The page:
The convexity of this return profile is driven by the way that investment positions are determined. At each point in time, the investment position taken is essentially proportional to the average return-to-risk (over and above the risk-free rate) associated with the investment conditions prevailing at that time. But the market exposure drops to zero when the expected profile is negative. This is the source of the non-linearity. Conditions that have historically been associated with a high expected return per unit of risk, on average, are assigned a high investment allocation, while conditions having a poor expected return per unit of risk, on average, are assigned a small investment allocation. The profile of returns from the strategy is convex because the profile of exposures taken is basically convex.
To give you an idea of what is going on at the “micro” level, consider the graph below. Here, I've simulated random market returns from a set of ten different probability distributions, each having a different “mean” or expected return. For each distribution, we assign an investment position proportional to the average expected return of that distribution (zero if the average return is negative). The actual return in each instance, of course, can vary. So for example, when the expected return is high, a large investment allocation is selected. The actual return in each instance is drawn randomly from the corresponding distribution, and may be either positive or negative. If the actual market return was positive, the strategy posts a gain. If the actual market return was negative (even though the expected return was positive), the strategy posts a loss.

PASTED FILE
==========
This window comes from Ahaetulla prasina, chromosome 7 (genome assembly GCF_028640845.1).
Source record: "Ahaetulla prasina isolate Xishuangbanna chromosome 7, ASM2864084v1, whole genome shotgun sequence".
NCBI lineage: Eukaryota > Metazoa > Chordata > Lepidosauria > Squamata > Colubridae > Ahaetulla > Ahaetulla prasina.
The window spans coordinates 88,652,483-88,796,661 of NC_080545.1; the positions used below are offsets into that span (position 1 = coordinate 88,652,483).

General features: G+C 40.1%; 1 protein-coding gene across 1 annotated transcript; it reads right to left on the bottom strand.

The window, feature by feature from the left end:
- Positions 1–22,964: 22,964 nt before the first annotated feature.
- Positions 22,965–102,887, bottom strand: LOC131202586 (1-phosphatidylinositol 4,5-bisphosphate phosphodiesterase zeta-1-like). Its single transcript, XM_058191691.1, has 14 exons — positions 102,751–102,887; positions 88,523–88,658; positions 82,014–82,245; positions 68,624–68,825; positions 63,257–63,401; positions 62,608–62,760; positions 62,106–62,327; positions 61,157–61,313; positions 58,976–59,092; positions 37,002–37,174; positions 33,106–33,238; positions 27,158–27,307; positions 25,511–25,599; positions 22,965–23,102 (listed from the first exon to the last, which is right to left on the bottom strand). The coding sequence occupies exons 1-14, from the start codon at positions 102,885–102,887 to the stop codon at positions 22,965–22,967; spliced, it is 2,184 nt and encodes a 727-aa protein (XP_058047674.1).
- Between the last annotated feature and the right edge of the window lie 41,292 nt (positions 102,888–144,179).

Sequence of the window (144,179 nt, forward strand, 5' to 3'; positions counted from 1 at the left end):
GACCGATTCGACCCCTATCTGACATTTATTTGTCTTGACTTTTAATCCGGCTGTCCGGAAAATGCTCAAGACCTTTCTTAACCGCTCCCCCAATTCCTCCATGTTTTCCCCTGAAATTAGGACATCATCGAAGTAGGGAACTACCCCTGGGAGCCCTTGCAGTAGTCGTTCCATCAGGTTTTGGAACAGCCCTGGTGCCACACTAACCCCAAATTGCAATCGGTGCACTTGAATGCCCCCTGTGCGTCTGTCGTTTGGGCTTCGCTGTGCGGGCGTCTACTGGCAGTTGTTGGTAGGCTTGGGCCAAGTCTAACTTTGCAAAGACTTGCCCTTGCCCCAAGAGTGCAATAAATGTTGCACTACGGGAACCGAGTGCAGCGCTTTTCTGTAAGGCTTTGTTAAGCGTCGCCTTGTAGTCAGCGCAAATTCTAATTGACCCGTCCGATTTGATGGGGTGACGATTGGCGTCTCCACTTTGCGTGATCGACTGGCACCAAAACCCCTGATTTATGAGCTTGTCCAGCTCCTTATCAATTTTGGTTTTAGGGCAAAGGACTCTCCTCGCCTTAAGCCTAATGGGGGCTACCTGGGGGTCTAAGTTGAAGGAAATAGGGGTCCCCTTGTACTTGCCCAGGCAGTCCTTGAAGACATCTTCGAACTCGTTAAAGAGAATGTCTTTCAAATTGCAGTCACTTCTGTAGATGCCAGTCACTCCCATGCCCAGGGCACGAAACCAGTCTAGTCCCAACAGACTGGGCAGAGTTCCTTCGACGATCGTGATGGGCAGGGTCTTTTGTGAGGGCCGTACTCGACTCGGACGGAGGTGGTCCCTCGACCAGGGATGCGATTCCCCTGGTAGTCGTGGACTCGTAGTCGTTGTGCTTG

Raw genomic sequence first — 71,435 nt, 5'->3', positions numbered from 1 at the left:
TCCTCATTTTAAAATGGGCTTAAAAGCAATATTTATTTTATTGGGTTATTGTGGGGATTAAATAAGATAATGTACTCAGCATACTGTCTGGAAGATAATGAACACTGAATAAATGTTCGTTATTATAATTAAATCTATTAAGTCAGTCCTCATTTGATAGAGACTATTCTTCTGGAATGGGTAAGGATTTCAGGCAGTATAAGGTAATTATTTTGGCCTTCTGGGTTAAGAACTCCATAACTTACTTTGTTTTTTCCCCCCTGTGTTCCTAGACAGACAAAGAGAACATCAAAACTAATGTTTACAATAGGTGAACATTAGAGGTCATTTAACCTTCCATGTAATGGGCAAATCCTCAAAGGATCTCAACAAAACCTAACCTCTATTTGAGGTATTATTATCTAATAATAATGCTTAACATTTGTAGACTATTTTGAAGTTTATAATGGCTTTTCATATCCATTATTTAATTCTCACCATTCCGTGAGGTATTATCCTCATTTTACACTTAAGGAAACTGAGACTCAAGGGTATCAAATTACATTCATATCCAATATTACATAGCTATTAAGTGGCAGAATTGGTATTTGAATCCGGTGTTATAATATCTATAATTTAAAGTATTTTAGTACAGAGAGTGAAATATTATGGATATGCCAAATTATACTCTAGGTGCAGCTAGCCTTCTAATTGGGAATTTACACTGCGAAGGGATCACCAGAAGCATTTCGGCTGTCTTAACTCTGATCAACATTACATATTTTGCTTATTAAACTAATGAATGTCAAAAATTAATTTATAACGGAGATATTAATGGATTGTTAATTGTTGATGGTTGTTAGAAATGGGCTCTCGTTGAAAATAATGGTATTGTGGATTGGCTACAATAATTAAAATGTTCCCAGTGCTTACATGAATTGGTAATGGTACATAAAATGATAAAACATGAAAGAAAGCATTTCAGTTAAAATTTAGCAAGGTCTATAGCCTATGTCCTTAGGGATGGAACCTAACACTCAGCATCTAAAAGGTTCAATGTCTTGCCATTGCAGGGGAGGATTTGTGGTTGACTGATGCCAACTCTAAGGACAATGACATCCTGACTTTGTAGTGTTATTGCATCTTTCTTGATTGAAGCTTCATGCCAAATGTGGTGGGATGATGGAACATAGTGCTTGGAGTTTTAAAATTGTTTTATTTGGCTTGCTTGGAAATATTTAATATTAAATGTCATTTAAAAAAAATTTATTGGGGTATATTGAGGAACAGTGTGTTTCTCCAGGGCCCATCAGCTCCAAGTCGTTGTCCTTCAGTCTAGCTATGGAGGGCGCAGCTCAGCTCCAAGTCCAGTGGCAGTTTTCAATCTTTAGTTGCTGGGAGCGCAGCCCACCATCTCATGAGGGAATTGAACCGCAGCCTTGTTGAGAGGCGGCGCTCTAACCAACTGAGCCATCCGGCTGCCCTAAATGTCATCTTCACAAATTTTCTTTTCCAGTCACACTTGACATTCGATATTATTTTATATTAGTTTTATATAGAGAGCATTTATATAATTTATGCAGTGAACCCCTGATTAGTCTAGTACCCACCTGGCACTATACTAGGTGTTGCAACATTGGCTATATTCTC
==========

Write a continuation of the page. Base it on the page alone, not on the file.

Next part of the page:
You can probably make out five lines of varying steepness, along with a horizontal line. The steepest scatter of points (largest gains, largest losses) is associated with the distribution that has the strongest expected return. It is steepest because a large investment allocation is taken when the market return is expected to be high, on average. In practice, of course, some of the actual returns will nevertheless be negative, and those unfortunate instances will be associated with the largest losses. Notice that there is also a long scatter of points along the horizontal axis. Along this line, the strategy return is zero even when the actual market return is significantly positive or negative. This is because the expected market return was negative, so the investment allocation was zero (resulting in a zero strategy return), regardless of the actual market return that occurred.